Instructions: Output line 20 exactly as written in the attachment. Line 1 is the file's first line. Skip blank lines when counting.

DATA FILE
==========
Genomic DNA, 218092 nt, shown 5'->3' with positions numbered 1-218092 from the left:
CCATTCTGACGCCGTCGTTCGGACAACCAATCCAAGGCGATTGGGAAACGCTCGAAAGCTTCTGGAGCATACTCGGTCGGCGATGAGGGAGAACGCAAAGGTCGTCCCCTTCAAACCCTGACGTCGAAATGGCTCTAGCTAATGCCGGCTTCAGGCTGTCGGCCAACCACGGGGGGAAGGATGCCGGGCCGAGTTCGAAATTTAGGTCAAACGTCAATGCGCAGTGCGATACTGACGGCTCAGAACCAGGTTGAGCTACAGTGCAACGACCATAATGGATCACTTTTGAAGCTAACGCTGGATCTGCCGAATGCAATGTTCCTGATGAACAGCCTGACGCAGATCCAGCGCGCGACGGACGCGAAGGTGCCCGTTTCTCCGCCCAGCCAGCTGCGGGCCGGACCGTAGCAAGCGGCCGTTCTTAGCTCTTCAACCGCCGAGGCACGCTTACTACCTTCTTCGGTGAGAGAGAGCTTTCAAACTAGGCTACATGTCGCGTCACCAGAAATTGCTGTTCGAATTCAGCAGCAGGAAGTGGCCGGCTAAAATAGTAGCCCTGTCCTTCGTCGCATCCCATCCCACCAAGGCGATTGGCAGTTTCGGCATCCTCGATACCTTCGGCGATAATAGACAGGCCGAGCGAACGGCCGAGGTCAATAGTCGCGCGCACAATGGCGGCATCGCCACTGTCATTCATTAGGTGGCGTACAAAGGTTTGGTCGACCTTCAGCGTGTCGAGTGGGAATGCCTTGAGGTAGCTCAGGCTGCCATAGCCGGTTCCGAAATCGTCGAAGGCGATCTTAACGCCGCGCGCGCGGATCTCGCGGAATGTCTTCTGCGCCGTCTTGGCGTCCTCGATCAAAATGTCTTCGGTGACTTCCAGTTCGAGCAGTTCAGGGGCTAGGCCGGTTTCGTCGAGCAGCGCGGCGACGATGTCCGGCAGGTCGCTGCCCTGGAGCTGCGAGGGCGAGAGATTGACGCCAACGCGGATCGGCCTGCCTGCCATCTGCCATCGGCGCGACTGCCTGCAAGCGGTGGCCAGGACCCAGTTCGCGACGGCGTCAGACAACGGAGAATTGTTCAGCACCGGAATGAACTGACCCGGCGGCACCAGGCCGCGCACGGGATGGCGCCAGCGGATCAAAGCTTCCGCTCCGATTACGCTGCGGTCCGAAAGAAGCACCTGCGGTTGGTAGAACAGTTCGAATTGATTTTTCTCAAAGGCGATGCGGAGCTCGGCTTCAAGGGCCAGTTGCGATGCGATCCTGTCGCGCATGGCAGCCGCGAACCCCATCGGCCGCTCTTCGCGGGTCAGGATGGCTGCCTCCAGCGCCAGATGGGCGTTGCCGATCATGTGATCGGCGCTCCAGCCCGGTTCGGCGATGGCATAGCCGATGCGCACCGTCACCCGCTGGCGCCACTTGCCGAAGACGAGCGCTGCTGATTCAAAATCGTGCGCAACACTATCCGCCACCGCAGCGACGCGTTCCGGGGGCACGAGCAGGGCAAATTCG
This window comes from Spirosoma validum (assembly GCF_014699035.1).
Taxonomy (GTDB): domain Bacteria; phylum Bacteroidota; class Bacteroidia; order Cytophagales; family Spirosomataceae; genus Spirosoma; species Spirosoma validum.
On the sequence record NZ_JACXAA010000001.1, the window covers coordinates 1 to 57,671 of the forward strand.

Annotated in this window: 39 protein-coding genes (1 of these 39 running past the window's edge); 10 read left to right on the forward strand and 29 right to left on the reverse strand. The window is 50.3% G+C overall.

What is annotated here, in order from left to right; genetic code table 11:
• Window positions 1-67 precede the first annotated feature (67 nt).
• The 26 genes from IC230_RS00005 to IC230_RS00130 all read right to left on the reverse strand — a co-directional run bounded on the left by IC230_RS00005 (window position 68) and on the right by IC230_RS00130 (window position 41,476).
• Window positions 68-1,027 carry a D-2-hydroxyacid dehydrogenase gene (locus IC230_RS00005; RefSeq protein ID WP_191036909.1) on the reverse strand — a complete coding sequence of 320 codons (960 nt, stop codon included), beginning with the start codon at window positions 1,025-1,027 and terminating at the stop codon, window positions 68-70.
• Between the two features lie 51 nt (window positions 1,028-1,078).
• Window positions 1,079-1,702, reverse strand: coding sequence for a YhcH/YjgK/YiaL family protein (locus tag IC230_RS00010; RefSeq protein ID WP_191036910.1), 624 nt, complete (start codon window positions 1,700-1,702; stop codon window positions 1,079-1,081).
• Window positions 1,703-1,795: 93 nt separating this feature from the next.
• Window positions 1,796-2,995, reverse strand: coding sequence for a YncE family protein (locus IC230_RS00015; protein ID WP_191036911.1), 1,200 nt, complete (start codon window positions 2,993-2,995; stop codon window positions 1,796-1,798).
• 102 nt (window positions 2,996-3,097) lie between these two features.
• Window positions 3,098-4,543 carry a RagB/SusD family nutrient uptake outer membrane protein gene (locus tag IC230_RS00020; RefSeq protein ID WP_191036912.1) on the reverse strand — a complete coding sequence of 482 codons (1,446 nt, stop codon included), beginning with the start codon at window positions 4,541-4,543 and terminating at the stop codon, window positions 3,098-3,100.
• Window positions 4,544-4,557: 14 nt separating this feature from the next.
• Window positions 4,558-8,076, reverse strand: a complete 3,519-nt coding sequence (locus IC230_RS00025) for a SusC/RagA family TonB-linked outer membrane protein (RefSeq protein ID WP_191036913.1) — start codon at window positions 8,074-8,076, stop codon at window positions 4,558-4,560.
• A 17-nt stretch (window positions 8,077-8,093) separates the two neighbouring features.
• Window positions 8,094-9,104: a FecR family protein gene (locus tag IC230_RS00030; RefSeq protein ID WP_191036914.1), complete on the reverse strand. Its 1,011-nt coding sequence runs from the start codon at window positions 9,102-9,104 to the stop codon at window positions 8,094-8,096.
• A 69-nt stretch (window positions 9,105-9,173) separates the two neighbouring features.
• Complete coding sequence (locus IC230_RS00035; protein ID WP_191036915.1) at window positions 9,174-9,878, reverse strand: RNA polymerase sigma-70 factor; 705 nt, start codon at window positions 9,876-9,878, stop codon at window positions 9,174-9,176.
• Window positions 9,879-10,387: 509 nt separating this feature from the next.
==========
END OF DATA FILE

• Window positions 8,094-9,104: a FecR family protein gene (locus tag IC230_RS00030; RefSeq protein ID WP_191036914.1), complete on the reverse strand. Its 1,011-nt coding sequence runs from the start codon at window positions 9,102-9,104 to the stop codon at window positions 8,094-8,096.